Making Money with Podcasts
There has been a lot of hype around podcasting, and much of it has faded since the initial ruckus in 2005. While many podcasters have taken their hobby and made it into a profession — notably video podcasters such as Rocketboom and Ze Frank — the vast majority of podcasts remain labors of love with little commercial appeal. Bullish market researcher eMarketer predicted that advertisers will spend $400 million on podcasts by 2011, up from $80 million last year. But that number is miniscule compared to the nearly $20 billion eMarketer predicts will be spend in all online advertising in 2007.
There are a few problems for people looking to “monetize” podcasts. First, it’s impossible to tell how many people actually listen to your podcast. While you might be able to gauge the number of subscribers, you never know who actually listened to it or how long they listened. This information is crucial to advertisers who want to know specific audience numbers and usage statistics. While some services have cropped up to help podcasters tally their audience numbers, nothing has become widespread enough to make serious inroads. The podcasting audience remains a muddled guess.
Rob Walch of Podcast411 recently compared various research firms’ estimates on the size of the total podcasting audience. His conclusion was that the number is probably “somewhere between 6 and 60 million, with the likely conservative number around 15 to 20 million consumers.” That’s not bad, but still a long way from mainstream appeal.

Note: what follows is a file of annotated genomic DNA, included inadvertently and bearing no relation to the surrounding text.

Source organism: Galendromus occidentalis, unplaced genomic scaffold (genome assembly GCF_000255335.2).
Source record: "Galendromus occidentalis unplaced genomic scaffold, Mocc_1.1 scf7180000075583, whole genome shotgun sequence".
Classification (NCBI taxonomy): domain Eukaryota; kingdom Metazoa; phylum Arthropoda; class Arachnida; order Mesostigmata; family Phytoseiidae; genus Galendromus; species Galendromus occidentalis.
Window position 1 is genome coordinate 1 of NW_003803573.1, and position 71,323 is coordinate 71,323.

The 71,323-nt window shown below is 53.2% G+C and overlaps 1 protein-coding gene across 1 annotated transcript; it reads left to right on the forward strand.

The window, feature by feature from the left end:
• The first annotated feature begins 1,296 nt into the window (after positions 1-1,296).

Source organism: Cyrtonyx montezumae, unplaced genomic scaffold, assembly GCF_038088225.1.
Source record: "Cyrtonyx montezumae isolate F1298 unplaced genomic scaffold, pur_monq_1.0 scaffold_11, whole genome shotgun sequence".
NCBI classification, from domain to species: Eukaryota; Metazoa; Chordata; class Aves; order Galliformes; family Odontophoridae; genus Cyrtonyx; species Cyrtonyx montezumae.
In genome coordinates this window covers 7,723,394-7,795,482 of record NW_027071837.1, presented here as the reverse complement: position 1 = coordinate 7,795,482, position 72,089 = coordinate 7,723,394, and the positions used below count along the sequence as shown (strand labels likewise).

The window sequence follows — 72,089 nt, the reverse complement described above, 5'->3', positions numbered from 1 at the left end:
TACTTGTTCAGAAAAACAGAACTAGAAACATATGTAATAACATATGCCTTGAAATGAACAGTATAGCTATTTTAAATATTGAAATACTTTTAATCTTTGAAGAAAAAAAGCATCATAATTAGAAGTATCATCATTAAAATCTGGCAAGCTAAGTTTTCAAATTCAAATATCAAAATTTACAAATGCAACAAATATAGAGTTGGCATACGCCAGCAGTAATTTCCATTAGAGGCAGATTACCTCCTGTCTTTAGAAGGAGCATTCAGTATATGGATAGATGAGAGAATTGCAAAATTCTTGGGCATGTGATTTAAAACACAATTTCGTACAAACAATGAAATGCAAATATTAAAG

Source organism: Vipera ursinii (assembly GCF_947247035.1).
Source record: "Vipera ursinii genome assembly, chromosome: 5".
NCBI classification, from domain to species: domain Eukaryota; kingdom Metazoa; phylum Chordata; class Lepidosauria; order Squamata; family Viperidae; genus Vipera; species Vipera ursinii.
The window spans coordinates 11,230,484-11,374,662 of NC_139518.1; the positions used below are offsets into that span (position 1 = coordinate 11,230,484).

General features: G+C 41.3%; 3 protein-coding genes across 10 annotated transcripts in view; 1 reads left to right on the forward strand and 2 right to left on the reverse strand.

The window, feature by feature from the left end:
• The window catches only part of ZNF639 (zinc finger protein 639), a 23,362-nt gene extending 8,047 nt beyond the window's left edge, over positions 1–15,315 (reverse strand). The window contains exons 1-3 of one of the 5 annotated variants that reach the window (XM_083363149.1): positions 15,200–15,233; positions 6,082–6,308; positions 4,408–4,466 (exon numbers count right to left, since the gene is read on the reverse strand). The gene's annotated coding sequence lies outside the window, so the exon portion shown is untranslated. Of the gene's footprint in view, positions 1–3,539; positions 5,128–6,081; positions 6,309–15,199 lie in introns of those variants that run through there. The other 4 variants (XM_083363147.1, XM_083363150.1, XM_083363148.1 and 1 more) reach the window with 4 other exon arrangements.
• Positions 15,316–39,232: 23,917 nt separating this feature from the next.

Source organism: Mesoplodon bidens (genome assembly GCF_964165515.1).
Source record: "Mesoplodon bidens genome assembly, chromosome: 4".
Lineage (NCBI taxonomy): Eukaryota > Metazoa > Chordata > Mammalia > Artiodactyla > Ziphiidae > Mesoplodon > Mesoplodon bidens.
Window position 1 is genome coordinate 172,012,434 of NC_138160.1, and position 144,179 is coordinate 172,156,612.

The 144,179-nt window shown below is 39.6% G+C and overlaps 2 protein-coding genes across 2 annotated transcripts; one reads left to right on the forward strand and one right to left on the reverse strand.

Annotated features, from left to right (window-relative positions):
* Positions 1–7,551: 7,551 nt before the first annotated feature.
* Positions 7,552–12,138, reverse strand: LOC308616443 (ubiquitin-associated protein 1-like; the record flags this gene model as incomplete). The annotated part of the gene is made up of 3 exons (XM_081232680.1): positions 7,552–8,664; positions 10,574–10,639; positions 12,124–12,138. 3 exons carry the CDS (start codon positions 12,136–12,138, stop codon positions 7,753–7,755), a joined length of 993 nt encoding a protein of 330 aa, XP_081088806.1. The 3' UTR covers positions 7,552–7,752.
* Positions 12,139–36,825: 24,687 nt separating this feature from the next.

Perhaps that’s beside the point. The early nature of podcasting was that it was home-brewed radio, created by amateurs and boosted by enthusiasts. Placing advertisements all over a podcast would almost defeat the purpose, and people would simply fast-forward past them or stop listening if it became too commercialized. The trick for podcast publishers is to create an experience that is engaging and includes the sponsors in new, more interactive ways. For instance, GoDaddy at one point allowed PodShow podcasters to create their own ads touting its service.
To learn more about podcasting — from how-to’s to business articles — check out the list of resources below.
Guides and Histories
Directory of Podcast Directories from Podcast411
History of Podcasting from PodcastBlaster
iTunes Podcast Spotlight from Apple
Make Your First Podcast from Podcasting News
Podcast defined by Wikipedia
Podcasting and iTunes: FAQ from Apple
Podcasting Glossary from Podcasting News
Podcast Hosts from Podcasting News
Podcasting Software [for Listeners] from Podcasting News
Podcasting Software [for Publishers] from Podcasting News
The Technology Underlying Podcasts& from Computer.org
Top 25 Podcasts by Hits from Podcasting News
What Is a Podcast? from Podcast411
Audible’s Podcast Tool Tallies Listeners from the Wall Street Journal
Classes To Go Digital with New Podcast Service from the Daily Orange at Syracuse
Music Industry Changes Its Tune on Podcasting from the Wall Street Journal
Podcast Riches? from Blogspotting
Podtrac Unveils Web-Based Media Planner from MediaWeek
Searching for the Pod of Gold from BusinessWeek
The Next Big Ad Medium: Podcasts from BusinessWeek
If you know of other good online resources for podcasting, please add them to the comments below and I’ll update the blog post with any glaring omissions.
Photo of Winer and Curry by JD Lasica.